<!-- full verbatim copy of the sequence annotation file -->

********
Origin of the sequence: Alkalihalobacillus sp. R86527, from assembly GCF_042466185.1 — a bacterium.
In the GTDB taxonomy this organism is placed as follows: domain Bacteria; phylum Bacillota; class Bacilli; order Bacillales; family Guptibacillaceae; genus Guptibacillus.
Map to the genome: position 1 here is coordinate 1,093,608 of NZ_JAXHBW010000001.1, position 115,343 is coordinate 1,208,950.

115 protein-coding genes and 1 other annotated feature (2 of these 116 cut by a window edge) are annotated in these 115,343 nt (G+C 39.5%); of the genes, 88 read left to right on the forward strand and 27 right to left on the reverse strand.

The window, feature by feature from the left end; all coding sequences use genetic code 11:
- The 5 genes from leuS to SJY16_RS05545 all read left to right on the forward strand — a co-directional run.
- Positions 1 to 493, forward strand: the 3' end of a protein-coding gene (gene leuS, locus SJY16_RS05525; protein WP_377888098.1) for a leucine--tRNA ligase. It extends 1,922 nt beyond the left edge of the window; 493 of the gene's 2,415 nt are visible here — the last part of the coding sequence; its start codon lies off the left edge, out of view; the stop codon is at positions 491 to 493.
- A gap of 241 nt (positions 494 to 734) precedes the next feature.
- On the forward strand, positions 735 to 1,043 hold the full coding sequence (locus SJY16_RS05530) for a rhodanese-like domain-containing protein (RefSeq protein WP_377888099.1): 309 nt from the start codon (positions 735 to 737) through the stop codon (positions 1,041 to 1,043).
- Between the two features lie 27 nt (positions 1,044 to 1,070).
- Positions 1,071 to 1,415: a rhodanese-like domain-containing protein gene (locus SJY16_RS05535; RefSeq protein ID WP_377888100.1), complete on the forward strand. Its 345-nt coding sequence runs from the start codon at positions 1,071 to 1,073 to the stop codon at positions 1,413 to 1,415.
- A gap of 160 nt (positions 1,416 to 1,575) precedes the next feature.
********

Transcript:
Origin of the sequence: Alkalihalobacillus sp. R86527, from assembly GCF_042466185.1 — a bacterium.
In the GTDB taxonomy this organism is placed as follows: domain Bacteria; phylum Bacillota; class Bacilli; order Bacillales; family Guptibacillaceae; genus Guptibacillus.
Map to the genome: position 1 here is coordinate 1,093,608 of NZ_JAXHBW010000001.1, position 115,343 is coordinate 1,208,950.

115 protein-coding genes and 1 other annotated feature (2 of these 116 cut by a window edge) are annotated in these 115,343 nt (G+C 39.5%); of the genes, 88 read left to right on the forward strand and 27 right to left on the reverse strand.

The window, feature by feature from the left end; all coding sequences use genetic code 11:
- The 5 genes from leuS to SJY16_RS05545 all read left to right on the forward strand — a co-directional run.
- Positions 1 to 493, forward strand: the 3' end of a protein-coding gene (gene leuS, locus SJY16_RS05525; protein WP_377888098.1) for a leucine--tRNA ligase. It extends 1,922 nt beyond the left edge of the window; 493 of the gene's 2,415 nt are visible here — the last part of the coding sequence; its start codon lies off the left edge, out of view; the stop codon is at positions 491 to 493.
- A gap of 241 nt (positions 494 to 734) precedes the next feature.
- On the forward strand, positions 735 to 1,043 hold the full coding sequence (locus SJY16_RS05530) for a rhodanese-like domain-containing protein (RefSeq protein WP_377888099.1): 309 nt from the start codon (positions 735 to 737) through the stop codon (positions 1,041 to 1,043).
- Between the two features lie 27 nt (positions 1,044 to 1,070).
- Positions 1,071 to 1,415: a rhodanese-like domain-containing protein gene (locus SJY16_RS05535; RefSeq protein ID WP_377888100.1), complete on the forward strand. Its 345-nt coding sequence runs from the start codon at positions 1,071 to 1,073 to the stop codon at positions 1,413 to 1,415.
- A gap of 160 nt (positions 1,416 to 1,575) precedes the next feature.